While Lawrence and David Pezzullo make the case that Nicaragua continues to suffer economic difficulties and needs our aid, unfortunately they seem to have felt a need to revise history to make their argument more sympathetic ["Nicaragua Still Needs Our Help," op-ed, Aug. 2].
Although the Reagan administration was indeed hostile to the Sandinista regime, it was Jimmy Carter who suspended economic assistance to Nicaragua because of evidence that the Sandinistas were sending arms to the rebels in El Salvador. President Carter also signed the first presidential finding to allow the CIA to begin its operations against the Sandinistas. It probably is true that U.S. hostility toward the Sandinistas strengthened the party radicals, but according to early documents, the Sandinistas intended from the beginning to become a radical regime and to export their revolution. And the Sandinistas were indeed a serious threat to their neighbors.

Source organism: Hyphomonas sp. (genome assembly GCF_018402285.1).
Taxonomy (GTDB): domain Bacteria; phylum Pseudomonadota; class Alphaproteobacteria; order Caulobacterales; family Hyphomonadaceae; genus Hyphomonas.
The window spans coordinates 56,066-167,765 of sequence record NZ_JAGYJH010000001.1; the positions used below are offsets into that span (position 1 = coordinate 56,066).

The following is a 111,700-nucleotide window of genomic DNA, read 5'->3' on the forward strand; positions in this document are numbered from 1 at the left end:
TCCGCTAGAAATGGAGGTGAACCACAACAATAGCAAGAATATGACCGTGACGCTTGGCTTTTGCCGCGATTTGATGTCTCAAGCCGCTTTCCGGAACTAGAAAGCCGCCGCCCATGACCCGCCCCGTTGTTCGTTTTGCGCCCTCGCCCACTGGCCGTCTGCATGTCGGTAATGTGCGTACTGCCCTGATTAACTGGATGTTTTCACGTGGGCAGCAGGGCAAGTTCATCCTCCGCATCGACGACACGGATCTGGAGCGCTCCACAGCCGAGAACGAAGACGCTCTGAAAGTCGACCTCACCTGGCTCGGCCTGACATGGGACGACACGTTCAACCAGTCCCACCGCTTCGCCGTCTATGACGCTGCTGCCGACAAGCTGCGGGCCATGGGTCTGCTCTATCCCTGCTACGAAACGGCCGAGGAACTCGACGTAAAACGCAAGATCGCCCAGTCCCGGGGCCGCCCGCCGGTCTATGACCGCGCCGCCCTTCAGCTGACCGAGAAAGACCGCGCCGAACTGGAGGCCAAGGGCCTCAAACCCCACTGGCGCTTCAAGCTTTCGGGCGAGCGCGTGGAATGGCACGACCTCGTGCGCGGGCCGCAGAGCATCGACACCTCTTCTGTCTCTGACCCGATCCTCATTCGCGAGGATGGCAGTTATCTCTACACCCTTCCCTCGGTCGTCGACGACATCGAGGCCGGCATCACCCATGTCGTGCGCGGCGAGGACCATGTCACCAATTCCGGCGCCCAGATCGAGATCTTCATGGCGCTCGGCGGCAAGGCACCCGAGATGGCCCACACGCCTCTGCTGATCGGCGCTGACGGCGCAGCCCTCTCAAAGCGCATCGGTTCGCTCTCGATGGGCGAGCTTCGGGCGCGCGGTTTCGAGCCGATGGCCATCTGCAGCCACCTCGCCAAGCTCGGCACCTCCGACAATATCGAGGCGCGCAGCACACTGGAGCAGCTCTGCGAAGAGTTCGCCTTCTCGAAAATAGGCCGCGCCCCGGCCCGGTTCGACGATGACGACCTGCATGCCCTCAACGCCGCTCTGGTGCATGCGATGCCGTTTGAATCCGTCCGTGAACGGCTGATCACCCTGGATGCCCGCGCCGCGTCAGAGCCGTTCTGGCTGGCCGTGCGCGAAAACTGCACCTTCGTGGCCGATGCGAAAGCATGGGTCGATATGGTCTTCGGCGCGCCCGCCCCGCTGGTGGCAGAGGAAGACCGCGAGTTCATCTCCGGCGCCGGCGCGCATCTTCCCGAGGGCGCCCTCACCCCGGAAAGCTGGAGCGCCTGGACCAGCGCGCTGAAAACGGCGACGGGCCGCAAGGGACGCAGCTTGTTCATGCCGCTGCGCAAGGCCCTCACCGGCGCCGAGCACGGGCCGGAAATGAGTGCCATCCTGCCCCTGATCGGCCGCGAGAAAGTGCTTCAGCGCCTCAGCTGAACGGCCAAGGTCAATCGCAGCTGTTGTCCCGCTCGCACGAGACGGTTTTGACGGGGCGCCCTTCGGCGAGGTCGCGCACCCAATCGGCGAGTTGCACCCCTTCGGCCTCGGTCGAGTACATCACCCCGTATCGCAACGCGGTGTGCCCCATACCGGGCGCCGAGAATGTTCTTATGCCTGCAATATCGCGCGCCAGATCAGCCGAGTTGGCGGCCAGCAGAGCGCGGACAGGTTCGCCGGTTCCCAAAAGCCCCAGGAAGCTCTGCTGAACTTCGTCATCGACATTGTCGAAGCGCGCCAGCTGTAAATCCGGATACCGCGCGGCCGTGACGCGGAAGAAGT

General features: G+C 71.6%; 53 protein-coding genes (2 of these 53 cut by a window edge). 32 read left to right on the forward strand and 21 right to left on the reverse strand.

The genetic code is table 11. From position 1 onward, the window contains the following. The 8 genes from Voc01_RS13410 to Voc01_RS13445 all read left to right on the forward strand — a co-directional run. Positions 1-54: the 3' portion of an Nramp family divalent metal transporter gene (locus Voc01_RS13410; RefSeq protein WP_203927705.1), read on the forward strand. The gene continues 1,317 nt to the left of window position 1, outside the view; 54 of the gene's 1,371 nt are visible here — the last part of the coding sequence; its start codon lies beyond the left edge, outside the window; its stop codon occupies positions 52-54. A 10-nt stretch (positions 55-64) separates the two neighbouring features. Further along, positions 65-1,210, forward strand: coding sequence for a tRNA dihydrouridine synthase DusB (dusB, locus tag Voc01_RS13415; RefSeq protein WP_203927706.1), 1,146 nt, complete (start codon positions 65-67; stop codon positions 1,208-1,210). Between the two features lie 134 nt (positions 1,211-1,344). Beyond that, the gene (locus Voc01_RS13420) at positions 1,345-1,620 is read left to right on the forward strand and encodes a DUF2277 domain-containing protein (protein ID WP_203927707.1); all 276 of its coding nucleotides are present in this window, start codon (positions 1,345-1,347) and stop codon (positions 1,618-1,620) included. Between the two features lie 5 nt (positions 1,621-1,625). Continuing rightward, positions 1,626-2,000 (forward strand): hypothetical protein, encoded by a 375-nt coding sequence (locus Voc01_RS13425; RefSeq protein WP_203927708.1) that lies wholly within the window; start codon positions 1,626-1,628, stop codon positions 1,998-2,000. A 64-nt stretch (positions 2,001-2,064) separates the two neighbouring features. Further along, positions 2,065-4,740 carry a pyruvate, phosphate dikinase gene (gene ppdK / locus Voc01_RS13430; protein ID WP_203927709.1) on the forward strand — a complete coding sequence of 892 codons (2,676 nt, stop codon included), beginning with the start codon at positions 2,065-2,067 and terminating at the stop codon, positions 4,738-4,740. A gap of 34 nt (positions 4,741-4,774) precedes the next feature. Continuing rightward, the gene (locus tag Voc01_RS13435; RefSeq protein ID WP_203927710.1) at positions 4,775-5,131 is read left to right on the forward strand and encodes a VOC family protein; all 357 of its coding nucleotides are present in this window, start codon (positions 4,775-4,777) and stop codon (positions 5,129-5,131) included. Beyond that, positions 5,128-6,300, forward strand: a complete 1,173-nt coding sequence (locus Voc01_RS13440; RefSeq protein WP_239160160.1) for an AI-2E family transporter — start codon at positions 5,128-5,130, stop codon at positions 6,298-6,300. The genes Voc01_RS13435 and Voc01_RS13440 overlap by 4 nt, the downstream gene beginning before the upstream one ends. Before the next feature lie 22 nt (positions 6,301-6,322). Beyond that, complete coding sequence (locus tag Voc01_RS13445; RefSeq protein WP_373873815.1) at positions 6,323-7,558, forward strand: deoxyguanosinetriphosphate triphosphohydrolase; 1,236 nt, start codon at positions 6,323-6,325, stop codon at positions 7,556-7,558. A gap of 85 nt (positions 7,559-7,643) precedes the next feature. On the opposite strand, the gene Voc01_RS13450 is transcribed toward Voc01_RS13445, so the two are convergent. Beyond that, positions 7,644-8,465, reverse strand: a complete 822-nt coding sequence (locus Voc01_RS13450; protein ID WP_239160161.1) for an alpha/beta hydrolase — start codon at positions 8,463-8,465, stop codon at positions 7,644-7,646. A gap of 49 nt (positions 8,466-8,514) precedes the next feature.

In recent interviews on the 20th anniversary of the 1979 revolution, Sandinista leaders admitted sending thousands of Soviet arms to the FMLN guerrillas in El Salvador. The conflict caused some 80,000 deaths.
The Hondurans, our allies in the contra war, did not have their democracy undermined by siding with us in this confrontation. The first civilian president to succeed years of military dictatorship was elected in 1981, and only elected civilian presidents have served since.
The Pezzullos are correct that the ordinary Nicaraguan has been consulted little about his future, as the Sandinistas, the Chamorros and the Alemans make deals to perpetuate their own power. But that is the Nicaraguan political culture, and unfortunately, international donors have not been able to change it.
ALFRED R. BARR
CAESAR D. SERESERES
The writers served in the State Department's contra office.